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Northern Shrike - BirdForum Opus

L. b. borealis, probably male
Photo by revs45
Iona Beach, Richmond, British Columbia, Canada, March 2011
Lanius borealis


L. b. borealis, probably female
Photo by GaryT
Wellsboro, Pennsylvania, USA, March 2009

Length 22-26 cm (8½-10¼ in), weight 50-80 g

  • Grey head and back
  • Black mask on face extending to base of bill, but not over top of bill
  • Distinctive stout, hooked black bill
  • White belly, throat, flanks and chest (flanks often faintly barred pale grey in females)
  • Black wings with white patch at base of primaries
  • Medium-long tail, black with white outer feathers


  • More strongly barred brown below and with a brownish wash; mask indistinct brownish
  • Base of bill paler

Similar species

Compare Loggerhead Shrike in North America, and Chinese Grey Shrike in northeastern Asia.


L. b. borealis, juvenile
Photo by eastwood
Brunswick Point, Delta, British Columbia, Canada, December 2006

Northern North America and northeastern Asia.


Complex, and potentially liable to further revision[2]. Was formerly considered conspecific with Great Grey Shrike, and some Asian populations may be split or possibly even returned to Great Grey Shike[2].


This is a polytypic species currently treated as consisting of five subspecies[1] in two groups, which may represent separate species.
American Group (Northern Shrike)

Asian Group

  • L. b. sibiricus: Eastern Siberia to northern Mongolia and Kamchatka Peninsula
  • L. b. bianchii: Sakhalin and southern Kuril Islands (northern Japan)
  • L. b. mollis: Russian Altai and north-western Mongolia
  • L. b. funereus: Western China (Tien Shan Mountains)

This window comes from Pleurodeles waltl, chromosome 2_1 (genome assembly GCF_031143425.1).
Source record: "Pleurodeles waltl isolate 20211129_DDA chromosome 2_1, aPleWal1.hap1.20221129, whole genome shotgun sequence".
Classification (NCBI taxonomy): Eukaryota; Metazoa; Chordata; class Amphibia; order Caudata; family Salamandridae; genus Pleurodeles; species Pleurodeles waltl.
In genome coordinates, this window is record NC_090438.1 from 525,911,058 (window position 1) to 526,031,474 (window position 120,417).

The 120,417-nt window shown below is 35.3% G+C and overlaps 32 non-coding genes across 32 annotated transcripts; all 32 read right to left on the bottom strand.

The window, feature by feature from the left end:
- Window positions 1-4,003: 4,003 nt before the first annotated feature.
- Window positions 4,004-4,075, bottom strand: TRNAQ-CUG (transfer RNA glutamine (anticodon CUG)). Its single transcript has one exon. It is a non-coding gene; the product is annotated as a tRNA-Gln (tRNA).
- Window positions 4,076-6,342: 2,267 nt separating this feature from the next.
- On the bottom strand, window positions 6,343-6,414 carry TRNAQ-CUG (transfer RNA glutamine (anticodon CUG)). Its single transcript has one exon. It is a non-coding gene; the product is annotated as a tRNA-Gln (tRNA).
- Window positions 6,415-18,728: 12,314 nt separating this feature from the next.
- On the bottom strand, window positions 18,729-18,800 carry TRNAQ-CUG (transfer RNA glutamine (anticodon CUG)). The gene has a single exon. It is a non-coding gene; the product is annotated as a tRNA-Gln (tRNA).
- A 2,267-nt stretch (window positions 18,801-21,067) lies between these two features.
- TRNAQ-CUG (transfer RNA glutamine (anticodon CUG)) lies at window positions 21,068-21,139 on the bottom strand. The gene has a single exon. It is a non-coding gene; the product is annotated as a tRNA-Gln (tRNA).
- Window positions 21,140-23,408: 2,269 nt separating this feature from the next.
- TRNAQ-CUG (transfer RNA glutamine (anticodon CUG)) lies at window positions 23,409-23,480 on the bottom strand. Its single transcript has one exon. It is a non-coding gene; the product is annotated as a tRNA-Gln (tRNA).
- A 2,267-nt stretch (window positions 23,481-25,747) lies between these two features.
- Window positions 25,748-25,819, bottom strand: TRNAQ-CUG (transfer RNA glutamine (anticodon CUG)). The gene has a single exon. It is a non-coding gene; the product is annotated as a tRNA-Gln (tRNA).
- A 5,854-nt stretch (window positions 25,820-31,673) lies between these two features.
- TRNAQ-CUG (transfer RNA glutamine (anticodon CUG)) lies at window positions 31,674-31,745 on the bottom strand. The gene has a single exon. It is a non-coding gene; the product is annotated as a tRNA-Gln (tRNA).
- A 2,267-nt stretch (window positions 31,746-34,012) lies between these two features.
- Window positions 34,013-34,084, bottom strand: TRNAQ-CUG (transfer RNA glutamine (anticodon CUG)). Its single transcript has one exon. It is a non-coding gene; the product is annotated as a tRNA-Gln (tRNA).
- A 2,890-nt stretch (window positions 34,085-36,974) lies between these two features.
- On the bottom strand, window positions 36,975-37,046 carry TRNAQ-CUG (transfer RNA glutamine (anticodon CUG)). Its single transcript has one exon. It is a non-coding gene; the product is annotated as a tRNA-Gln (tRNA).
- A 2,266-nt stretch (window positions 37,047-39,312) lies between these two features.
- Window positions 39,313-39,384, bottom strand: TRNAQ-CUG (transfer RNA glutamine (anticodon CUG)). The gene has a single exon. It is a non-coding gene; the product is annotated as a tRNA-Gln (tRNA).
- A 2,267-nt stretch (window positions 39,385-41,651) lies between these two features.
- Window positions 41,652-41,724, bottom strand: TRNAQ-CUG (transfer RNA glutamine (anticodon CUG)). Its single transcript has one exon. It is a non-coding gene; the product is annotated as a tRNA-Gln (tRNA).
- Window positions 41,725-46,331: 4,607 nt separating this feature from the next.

An additional subspecies L. b. invictus was sometimes recognised for the populations in the western half of North America, but is not now considered distinct.

L. b. mollis is distinct in the adult plumage resembling the juvenile plumage of the other subspecies, with fine barring on the underparts at all ages.


Open upland forests and bogs with scattered trees. In winter, heathland, and sometimes farmland.



Diet includes large insects, small mammals and birds and it often stores uneaten prey by impaling it on thorns. They commonly hunt from a very high perch usually a tall tree top.



Often mimics the calls and songs of other birds such as Blue Jays, Gray Catbirds, American Robins, and Song Sparrows.


An assortment of harsh nasal sounds.


  1. Gill, F. and Donsker, D. (Eds). 2017. IOC World Bird Names (version 7.3). Available at http://www.worldbirdnames.org/.
  2. Olsson, U. et al. (2009). The Lanius excubitor (Aves, Passeriformes) conundrum — Taxonomic dilemma when molecular and non-molecular data tell different stories. Molecular Phylogenetics and Evolution 55: 347–357.

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